Differentiate Normal Hair Fall From Severe Hair Loss

losing hair

We all know that hair loss is a natural part of aging, but what about when it starts to happen earlier than expected? If you find yourself losing more hair than usual and your scalp looks thin or shiny in spots, then chances are good that you’re experiencing something called telogen effluvium. Read on to learn how this condition can be treated and what signs point to the need for treatment.

There are many reasons that a woman may experience hair loss. Some of the most common causes include pregnancy, stress, aging, and genetics. It is important to not only know what type of hair loss you’re experiencing but also how much time has passed since your last full head of hair. If you have been noticing more than just a few strands here and there for at least six months or longer, it’s worth speaking with a doctor about potential treatments as soon as possible.  The sooner you treat the condition, the better chance you’ll have at stopping further damage such as thinning or bald spots from occurring in the future!

normal hair fall

Hair loss is progressive and gradual

Hair loss is a difficult issue for many people to face. Understanding the difference between normal hair fall and severe hair loss can help determine the best course of treatment.

Normal hair fall: we all have about 100 hairs on our head at any given time, which grow an average of 1/2 inch per month. This means that most people lose about 50-150 strands of hair each day through daily activities like brushing, washing, or combing your hair, or just from running their hands through it. Normal shedding may be more noticeable around times when you are losing new growth quicker than usual (as during pregnancy), but this does not mean you should worry unless there is sudden and unexplained weight gain or changes in appetite and energy levels.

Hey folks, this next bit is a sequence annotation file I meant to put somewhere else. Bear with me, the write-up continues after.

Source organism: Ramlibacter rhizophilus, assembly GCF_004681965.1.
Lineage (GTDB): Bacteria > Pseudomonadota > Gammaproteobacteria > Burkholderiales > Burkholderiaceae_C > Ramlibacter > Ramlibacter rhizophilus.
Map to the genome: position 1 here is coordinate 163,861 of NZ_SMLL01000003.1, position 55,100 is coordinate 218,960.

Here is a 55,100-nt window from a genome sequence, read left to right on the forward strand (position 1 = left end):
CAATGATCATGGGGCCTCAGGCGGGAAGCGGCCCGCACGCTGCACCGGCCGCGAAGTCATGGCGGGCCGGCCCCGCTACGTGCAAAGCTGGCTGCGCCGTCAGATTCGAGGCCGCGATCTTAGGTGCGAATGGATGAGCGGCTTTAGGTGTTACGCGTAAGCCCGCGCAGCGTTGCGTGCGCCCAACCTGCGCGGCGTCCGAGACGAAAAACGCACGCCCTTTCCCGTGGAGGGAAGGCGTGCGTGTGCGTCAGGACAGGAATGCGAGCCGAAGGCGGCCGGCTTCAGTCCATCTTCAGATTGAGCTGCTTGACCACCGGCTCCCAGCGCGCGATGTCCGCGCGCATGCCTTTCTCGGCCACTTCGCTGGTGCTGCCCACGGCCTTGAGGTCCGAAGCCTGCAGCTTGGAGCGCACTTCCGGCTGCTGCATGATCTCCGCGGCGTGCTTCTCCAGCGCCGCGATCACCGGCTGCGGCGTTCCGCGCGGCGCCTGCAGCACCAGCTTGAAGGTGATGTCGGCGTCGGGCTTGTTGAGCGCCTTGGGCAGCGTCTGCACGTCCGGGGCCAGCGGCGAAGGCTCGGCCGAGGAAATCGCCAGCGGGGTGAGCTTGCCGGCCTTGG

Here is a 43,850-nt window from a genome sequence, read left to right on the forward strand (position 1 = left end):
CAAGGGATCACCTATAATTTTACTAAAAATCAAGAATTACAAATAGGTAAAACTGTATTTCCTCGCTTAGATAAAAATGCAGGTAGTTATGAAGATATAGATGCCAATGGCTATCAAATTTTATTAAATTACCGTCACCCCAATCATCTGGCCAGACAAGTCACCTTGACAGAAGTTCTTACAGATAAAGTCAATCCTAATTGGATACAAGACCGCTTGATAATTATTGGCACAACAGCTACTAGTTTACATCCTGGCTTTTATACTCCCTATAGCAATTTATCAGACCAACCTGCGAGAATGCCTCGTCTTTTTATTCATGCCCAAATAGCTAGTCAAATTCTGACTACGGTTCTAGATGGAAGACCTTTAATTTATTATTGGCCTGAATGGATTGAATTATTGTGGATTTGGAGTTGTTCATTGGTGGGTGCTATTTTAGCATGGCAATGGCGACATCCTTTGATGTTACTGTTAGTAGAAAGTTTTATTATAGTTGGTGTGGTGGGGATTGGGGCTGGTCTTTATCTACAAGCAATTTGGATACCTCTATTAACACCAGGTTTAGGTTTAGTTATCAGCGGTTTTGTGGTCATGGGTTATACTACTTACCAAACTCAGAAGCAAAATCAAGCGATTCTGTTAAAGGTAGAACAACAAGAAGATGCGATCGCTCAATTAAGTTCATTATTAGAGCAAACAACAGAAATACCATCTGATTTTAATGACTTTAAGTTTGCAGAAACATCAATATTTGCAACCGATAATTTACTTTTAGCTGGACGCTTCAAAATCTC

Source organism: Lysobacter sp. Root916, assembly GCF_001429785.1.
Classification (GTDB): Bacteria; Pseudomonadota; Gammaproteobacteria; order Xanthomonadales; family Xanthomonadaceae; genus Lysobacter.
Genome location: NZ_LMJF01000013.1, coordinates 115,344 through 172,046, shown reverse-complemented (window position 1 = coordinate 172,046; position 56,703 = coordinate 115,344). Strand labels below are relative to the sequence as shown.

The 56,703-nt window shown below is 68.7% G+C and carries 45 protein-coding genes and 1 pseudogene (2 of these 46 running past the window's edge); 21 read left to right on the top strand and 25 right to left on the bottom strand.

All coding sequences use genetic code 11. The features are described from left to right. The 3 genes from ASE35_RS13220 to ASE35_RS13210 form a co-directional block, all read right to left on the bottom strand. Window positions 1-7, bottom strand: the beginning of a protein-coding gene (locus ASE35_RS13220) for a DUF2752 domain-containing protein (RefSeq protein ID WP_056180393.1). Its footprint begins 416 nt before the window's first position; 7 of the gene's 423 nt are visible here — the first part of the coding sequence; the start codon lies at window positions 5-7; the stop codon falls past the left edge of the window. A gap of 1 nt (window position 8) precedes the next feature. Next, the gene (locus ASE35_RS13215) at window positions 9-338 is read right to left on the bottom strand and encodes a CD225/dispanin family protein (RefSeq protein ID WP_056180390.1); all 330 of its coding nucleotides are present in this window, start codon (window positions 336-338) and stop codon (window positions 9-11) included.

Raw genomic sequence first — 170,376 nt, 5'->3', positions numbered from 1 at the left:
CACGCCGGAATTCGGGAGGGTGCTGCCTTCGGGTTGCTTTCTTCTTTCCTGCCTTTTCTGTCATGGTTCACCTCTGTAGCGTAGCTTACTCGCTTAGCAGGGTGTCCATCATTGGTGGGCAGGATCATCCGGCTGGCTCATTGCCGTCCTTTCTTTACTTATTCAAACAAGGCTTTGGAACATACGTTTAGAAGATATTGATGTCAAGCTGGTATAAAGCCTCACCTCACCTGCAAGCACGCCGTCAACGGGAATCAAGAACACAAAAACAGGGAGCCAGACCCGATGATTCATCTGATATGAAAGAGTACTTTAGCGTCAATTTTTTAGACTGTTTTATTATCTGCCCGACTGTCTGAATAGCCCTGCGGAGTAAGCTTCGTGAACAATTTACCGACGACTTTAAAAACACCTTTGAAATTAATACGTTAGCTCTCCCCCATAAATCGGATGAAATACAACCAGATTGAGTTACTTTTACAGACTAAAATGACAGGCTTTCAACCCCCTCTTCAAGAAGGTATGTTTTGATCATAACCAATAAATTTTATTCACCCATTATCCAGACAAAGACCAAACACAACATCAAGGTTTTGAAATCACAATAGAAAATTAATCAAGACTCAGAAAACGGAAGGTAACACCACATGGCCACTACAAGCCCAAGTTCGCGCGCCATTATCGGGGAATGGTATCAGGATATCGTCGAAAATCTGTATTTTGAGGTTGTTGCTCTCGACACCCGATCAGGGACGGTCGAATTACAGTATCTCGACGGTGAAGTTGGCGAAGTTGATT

Hair loss can be quite alarming. It’s normal to lose between 50-100 strands of hair a day, but if you are losing more than this it could indicate an underlying problem like thyroid or hormonal imbalances. When the hair fall is excessive and cannot be controlled with natural remedies, it’s time to see your doctor.

The average woman loses about 100 hairs per day, which amounts to 30% of the total hair on her head. This is considered a “normal” hair fall that happens daily without any changes in health conditions. But when someone starts noticing a significant amount of hair loss and experiencing bald patches on the scalp, then one should consult their family physician for diagnosis and treatment options as soon as possible because extreme cases may lead to

Losing hair is a natural part of life and usually grows back. But if you have an unusual amount of hair loss, it could be due to one or more underlying causes that need medical attention.